December 11, 2017
York Latest News | Poll Questions | Millinocket Marathon | Roy Moore | Paul LePage

Town asks voters for more money to upgrade, reuse long-closed school

By Liz Gotthelf, Journal Tribune
Liz Gotthelf | Journal Tribune | BDN
Liz Gotthelf | Journal Tribune | BDN
The former Cousens School in Lyman, as seen Tuesday afternoon.

Lyman residents will be asked in November whether to approve a higher price tag of $1.8 million to renovate the former Cousens School, with the intent of using the building for town offices.

The former Cousens School, at 282 Goodwins Mill Road, was built in 1937, with an addition built in 1965.

The 10,000-square-foot building was last used as a school in 2007, and was acquired by the town in 2008.

Since then, improvements have been made, and though the building remains vacant, the town continues to spend money on heating the building and general upkeep.

In November 2016, residents voted to allow the town to fund $1.14 million by borrowing about $890,000 and using $250,000 of reserve funds to renovate the former school building for use as a town hall and community space.

A missing financial statement required by law for the first vote generated a re-vote at a town meeting in February, where once again, the vote was to approve the funding.

Since then, the town has spent $42,000 on preliminary studies, according to Select Board Clerk Nancy Brandt.

After a study done by architectural firm Harriman and Associates, it became apparent the project couldn’t be completed with $1.14 million, said Select Board Chairman Jeffrey Demers said at a public hearing Monday night.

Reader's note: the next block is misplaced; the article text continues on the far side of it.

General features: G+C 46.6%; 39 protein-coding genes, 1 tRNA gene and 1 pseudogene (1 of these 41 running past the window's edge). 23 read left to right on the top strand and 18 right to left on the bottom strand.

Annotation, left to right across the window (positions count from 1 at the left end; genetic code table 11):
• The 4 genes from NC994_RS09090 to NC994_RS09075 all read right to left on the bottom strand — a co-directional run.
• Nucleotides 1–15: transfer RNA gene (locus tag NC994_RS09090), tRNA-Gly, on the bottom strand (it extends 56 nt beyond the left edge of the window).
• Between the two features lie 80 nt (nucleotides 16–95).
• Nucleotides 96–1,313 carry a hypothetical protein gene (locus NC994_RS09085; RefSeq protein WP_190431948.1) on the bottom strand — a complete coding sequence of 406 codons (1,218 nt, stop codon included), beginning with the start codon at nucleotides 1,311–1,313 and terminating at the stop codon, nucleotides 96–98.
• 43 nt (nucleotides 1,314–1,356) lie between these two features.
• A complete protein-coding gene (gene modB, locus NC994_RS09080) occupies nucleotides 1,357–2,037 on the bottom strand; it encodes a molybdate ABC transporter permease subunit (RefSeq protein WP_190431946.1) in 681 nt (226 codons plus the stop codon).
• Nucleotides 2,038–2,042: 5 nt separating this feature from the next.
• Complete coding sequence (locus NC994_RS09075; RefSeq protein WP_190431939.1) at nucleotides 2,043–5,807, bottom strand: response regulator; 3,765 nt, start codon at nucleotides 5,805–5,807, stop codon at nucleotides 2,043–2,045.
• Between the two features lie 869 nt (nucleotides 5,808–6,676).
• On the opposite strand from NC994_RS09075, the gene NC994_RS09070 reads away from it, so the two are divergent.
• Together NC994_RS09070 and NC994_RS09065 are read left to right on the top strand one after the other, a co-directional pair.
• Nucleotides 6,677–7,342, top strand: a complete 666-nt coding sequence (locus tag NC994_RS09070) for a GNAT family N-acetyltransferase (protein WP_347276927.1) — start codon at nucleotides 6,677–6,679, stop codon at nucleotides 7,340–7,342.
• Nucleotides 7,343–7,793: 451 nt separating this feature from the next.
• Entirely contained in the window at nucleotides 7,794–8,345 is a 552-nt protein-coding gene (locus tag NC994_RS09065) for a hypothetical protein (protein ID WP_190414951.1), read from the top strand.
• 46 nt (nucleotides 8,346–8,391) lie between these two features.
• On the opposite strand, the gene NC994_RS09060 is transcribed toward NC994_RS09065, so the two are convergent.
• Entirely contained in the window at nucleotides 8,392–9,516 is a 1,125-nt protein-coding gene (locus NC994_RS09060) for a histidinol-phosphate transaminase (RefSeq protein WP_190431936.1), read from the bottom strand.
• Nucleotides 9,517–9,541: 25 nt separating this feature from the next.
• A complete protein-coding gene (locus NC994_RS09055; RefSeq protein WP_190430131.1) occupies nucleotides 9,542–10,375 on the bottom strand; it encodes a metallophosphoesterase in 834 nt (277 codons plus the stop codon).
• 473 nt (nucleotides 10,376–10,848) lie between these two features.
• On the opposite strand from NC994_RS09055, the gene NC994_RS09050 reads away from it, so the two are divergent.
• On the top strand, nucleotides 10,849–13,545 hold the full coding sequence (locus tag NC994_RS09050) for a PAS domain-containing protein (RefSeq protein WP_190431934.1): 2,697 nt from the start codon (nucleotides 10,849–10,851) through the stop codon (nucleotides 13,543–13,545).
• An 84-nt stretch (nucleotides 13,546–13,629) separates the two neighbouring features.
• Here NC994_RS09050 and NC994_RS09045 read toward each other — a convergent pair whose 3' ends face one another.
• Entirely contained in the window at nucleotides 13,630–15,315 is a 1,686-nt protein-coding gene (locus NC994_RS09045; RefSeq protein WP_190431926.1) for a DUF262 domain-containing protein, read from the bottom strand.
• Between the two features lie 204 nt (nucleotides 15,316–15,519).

On the Nov. 7 ballot, residents will be asked whether to allow the town to appropriate a total of $1.817 million by borrowing about $1.6 million and using $208,000 in unassigned reserve funds.

The previous estimate was made by a town committee charged with studying the renovation of the Cousens School building.

Demers said the town should have gotten the professional estimate before asking people for money.

“Did the cart get before the horse? Probably so,” he said.

Demers said the town has remedied its mistake by not beginning any work before receiving the estimate.

He said the board didn’t want to get three quarters of the way through the project and realize there wasn’t enough money, as that would not be fair to residents.

Additional costs include increasing insulation, boiler system improvements, septic system work, an elevator and creating complaint entranceways.

Selectman John Houy said he thought the board had done its homework with Harriman Associates.

“Put faith in the professionals,” he said.

Demers said if the new estimate does not get approved in November, the project to renovate the former school will not move forward.

 


Have feedback? Want to know more? Send us ideas for follow-up stories.

You may also like